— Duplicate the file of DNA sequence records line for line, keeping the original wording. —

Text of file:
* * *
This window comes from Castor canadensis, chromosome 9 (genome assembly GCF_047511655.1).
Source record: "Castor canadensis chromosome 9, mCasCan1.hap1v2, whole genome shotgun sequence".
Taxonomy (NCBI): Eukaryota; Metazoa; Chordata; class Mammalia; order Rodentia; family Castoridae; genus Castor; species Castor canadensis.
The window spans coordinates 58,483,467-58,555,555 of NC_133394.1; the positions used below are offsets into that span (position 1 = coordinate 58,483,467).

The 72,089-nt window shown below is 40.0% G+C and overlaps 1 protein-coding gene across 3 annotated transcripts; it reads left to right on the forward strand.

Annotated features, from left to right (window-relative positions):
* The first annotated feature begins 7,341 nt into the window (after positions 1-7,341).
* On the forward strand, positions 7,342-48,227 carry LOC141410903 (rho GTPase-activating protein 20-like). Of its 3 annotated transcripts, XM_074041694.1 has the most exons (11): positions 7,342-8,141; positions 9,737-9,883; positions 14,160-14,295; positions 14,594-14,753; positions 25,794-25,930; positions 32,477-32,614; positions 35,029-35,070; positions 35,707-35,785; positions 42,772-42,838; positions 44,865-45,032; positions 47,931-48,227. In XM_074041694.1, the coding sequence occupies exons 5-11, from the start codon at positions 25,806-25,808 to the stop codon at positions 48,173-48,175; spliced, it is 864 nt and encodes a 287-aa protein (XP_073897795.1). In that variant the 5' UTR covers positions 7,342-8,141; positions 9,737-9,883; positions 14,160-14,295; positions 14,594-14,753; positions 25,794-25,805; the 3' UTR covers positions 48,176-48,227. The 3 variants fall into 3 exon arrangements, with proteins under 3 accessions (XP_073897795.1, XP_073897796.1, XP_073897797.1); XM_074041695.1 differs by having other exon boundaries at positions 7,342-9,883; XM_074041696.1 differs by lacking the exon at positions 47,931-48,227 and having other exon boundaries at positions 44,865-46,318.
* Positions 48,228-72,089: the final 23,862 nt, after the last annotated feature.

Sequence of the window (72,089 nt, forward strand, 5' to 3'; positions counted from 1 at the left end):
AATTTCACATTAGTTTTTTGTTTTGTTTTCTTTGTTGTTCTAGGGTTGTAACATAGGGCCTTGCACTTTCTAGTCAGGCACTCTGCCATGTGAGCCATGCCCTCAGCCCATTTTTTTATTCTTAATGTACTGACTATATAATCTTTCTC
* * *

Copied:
This window comes from Castor canadensis, chromosome 9 (genome assembly GCF_047511655.1).
Source record: "Castor canadensis chromosome 9, mCasCan1.hap1v2, whole genome shotgun sequence".
Taxonomy (NCBI): Eukaryota; Metazoa; Chordata; class Mammalia; order Rodentia; family Castoridae; genus Castor; species Castor canadensis.
The window spans coordinates 58,483,467-58,555,555 of NC_133394.1; the positions used below are offsets into that span (position 1 = coordinate 58,483,467).

The 72,089-nt window shown below is 40.0% G+C and overlaps 1 protein-coding gene across 3 annotated transcripts; it reads left to right on the forward strand.

Annotated features, from left to right (window-relative positions):
* The first annotated feature begins 7,341 nt into the window (after positions 1-7,341).
* On the forward strand, positions 7,342-48,227 carry LOC141410903 (rho GTPase-activating protein 20-like). Of its 3 annotated transcripts, XM_074041694.1 has the most exons (11): positions 7,342-8,141; positions 9,737-9,883; positions 14,160-14,295; positions 14,594-14,753; positions 25,794-25,930; positions 32,477-32,614; positions 35,029-35,070; positions 35,707-35,785; positions 42,772-42,838; positions 44,865-45,032; positions 47,931-48,227. In XM_074041694.1, the coding sequence occupies exons 5-11, from the start codon at positions 25,806-25,808 to the stop codon at positions 48,173-48,175; spliced, it is 864 nt and encodes a 287-aa protein (XP_073897795.1). In that variant the 5' UTR covers positions 7,342-8,141; positions 9,737-9,883; positions 14,160-14,295; positions 14,594-14,753; positions 25,794-25,805; the 3' UTR covers positions 48,176-48,227. The 3 variants fall into 3 exon arrangements, with proteins under 3 accessions (XP_073897795.1, XP_073897796.1, XP_073897797.1); XM_074041695.1 differs by having other exon boundaries at positions 7,342-9,883; XM_074041696.1 differs by lacking the exon at positions 47,931-48,227 and having other exon boundaries at positions 44,865-46,318.
* Positions 48,228-72,089: the final 23,862 nt, after the last annotated feature.

Sequence of the window (72,089 nt, forward strand, 5' to 3'; positions counted from 1 at the left end):
AATTTCACATTAGTTTTTTGTTTTGTTTTCTTTGTTGTTCTAGGGTTGTAACATAGGGCCTTGCACTTTCTAGTCAGGCACTCTGCCATGTGAGCCATGCCCTCAGCCCATTTTTTTATTCTTAATGTACTGACTATATAATCTTTCTC